City Gets Sunday Movies After Vote
ZION, Ill., April 11 1949 â€" (AP)â€" For the first time in 48 years, Zion’s citizens tomorrow will be able to see a Sunday movie in their home town.
Sabbath Blue Laws, in effect since the city was founded as a headquarters for the Christian Catholic Church 48 years ago, were wiped out in a Zion election last Tuesday.
The laws had prohibited operation of business establishments on Sunday.
Last year Onnie Bridges, operator of the community’s lone theater, staged a test of the laws by announcing he would open on Sunday â€" but before any tickets were sold, he was arrested and a Zion Court later upheld the city ordinance.
Tomorrow’s film will be “You Gotta Stay Happy.”
On New Year’s Eve of 1947, the ZION Theatre opened following a move by the Zion, Illinois city council that rescinded old municipal laws that had prohibited the screening of motion pictures. The city’s first theatre had opened in 1913, but was raided by the police and ordered closed by the mayor.
The owners of the new ZION Theatre quickly ruffled feathers by announcing in April of 1948 that the theatre would open on Sundays in defiance of the city’s “blue laws” forbidding business on Sunday.
Zion’s blue laws had gone into effect with the founding of the city in 1901. Blue laws have been used since Colonial times and originally were directed at prohibiting such things as gambling and the consumption of alcohol. In the 19th century, various American state and local governments had begun passing blue laws based on Christian beliefs of honoring the Sabbath that forbade businesses from operating on Sunday.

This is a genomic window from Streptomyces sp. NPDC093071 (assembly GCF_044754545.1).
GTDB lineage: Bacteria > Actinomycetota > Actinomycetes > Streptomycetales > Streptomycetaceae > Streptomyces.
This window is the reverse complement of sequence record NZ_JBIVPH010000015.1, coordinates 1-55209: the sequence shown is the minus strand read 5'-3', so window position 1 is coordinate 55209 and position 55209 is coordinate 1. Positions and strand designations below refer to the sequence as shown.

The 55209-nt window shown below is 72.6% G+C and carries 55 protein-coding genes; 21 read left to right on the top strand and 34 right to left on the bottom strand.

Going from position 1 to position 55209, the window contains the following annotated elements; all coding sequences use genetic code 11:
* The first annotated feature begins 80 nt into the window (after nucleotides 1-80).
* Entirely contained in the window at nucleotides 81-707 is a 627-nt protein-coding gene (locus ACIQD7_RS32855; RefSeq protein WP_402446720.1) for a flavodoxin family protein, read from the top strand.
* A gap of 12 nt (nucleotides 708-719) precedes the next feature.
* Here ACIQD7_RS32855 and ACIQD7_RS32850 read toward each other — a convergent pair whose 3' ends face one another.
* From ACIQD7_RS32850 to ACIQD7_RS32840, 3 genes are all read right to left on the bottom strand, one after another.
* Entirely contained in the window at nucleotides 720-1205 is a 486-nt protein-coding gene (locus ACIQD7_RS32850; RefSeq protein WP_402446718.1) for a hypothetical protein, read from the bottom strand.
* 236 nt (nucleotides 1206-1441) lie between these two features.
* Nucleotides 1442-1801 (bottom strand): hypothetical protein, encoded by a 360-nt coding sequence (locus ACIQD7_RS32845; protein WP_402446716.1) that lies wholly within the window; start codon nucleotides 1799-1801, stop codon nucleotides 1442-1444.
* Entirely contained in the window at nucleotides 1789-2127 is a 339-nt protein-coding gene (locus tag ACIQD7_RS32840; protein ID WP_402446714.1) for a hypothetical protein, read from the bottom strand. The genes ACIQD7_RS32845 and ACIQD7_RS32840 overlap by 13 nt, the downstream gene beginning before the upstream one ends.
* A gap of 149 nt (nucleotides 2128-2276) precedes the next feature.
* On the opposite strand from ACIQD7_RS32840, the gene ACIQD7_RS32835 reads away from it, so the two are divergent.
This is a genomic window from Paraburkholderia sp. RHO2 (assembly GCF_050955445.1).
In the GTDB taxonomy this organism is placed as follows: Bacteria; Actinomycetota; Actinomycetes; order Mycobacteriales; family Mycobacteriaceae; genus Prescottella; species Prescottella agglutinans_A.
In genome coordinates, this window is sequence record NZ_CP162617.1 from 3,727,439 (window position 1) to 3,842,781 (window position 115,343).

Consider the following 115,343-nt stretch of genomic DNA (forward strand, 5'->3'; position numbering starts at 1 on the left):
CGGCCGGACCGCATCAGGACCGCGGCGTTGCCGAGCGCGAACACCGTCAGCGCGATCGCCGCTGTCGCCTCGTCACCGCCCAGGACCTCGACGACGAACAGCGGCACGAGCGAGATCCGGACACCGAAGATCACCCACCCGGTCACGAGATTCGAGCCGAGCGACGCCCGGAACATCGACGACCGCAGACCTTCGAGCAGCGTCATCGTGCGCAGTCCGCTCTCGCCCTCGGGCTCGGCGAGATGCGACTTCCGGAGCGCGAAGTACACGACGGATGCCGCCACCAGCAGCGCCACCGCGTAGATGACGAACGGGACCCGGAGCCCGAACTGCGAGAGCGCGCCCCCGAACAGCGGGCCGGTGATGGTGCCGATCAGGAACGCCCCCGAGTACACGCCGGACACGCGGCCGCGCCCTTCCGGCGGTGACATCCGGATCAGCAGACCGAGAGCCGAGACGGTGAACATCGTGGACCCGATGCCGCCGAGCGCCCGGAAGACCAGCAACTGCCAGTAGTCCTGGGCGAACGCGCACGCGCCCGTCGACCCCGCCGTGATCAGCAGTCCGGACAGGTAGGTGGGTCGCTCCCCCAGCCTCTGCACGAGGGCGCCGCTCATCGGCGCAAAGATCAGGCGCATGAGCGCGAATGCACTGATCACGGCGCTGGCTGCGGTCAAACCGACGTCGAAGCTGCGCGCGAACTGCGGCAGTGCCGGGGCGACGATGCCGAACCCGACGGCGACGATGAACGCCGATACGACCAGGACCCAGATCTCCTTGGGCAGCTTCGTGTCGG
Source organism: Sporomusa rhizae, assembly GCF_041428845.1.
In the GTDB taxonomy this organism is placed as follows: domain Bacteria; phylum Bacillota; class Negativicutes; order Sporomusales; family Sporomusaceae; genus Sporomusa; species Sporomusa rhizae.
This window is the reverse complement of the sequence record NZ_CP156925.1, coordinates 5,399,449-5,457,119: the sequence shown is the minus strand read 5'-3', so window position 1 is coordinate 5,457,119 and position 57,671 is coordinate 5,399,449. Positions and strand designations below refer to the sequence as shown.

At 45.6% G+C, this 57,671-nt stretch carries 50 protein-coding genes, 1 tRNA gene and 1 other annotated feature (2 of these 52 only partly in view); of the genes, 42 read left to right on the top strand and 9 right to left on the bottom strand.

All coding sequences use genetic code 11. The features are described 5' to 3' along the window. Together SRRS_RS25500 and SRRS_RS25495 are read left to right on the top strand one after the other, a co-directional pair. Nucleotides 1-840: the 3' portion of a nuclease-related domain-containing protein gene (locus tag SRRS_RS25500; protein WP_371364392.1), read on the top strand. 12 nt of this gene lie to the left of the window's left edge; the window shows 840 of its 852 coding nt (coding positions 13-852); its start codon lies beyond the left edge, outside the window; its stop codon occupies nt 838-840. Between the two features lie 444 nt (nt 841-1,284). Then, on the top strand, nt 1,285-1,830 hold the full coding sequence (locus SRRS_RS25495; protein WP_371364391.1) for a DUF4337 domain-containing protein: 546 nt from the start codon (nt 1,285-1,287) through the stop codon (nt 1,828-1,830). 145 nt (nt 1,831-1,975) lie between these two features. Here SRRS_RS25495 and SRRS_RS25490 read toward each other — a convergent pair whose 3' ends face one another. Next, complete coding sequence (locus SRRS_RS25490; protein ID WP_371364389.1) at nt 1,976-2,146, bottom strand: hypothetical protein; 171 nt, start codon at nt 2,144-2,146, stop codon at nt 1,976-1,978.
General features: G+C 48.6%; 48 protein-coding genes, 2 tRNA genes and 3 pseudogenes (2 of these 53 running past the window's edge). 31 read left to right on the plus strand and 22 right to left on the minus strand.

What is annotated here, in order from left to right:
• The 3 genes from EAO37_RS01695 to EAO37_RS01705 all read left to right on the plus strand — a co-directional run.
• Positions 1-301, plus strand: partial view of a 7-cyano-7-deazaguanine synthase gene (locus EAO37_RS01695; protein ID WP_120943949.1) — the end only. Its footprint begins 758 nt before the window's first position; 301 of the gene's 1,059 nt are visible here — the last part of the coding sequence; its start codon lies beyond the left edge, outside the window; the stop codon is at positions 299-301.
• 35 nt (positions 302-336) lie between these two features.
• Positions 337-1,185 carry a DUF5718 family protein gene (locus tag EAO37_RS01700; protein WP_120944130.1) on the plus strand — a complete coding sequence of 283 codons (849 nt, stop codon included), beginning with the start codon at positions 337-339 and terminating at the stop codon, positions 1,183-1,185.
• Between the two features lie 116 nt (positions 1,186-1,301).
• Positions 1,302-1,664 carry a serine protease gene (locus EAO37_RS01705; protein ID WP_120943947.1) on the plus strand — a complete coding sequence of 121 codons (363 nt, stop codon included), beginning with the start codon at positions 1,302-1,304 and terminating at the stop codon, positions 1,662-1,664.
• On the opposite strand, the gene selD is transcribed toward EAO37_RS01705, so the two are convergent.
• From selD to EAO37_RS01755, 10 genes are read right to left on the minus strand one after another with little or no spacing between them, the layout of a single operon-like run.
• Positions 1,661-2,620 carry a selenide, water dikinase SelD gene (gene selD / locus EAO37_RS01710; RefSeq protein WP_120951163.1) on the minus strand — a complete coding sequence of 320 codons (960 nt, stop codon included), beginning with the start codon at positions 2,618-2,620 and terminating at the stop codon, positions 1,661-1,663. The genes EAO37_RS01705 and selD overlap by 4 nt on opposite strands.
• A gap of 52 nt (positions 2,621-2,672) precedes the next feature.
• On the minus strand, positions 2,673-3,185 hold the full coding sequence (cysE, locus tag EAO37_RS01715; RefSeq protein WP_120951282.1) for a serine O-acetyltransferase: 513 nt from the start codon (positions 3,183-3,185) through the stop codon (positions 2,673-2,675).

In their defense, the ZION Theatre owners pointed out that the ordinance was already being compromised by restaurants and drug stores, and furthermore added that the annual Zion Passion Play, which charged admission, also conducted business on Sunday.
Three of the ZION Theatre’s owners were Lake County board supervisors Martin B. Ruesch, Edwin Gus Peterson, and Frank L. Davis.
On Sunday, April 11, 1948, the owners of the ZION Theatre and the neighboring bowling alley opened their businesses and were promptly arrested.
Zion’s Chief of Police Alven Ruesch, bearing a complaint issued by Zion Mayor Richard Hire, arrested Onnie Bridges (the police chief’s brother-in-law) at the ZION Theatre, and then went down the street to the bowling alley and arrested Otto Lawrence.
The ban on Sunday movies and other amusements was upheld by Judge Ralph Dady of the Circuit Court in Waukegan, the Lake County seat, in August of 1948. Following this ruling, the theatre owners circulated a petition requesting a special election to determine whether the ban on Sunday business should be repealed.
Despite a vigorous campaign by pro-theatre/pro-amusement forces, on December 21 of 1948 Zion residents voted to retain the blue laws by a vote of 1,756 to 1,564. The city council then voted to enforce the prohibition of Sunday trade, including even the sale and delivery of ice cream, milk, and newspapers. (A drug store across the street owned by a prominent citizen was permitted to remain open on Sundays to “sell only emergency drugs and ice cream consumed on the premises.”)
Business owners continued to work toward the repeal, and on April 5, 1949, another vote of Zion residents was taken. This time voters were in favor of the repeal … 1,746 to 966, which brought 48 years of blue laws in Zion to an end.
In both 1950 and 1951, diehard proponents of the blue laws brought the issue back to voters, who voted against their reinstatement.
In May of 1959, it was announced that the ZION Theatre would close. Hinting at the onslaught of free television, Onnie Bridges, president of the Zion Theater Corporation, stated that the closing was dictated by his desire to retire “rather than failing audiences.”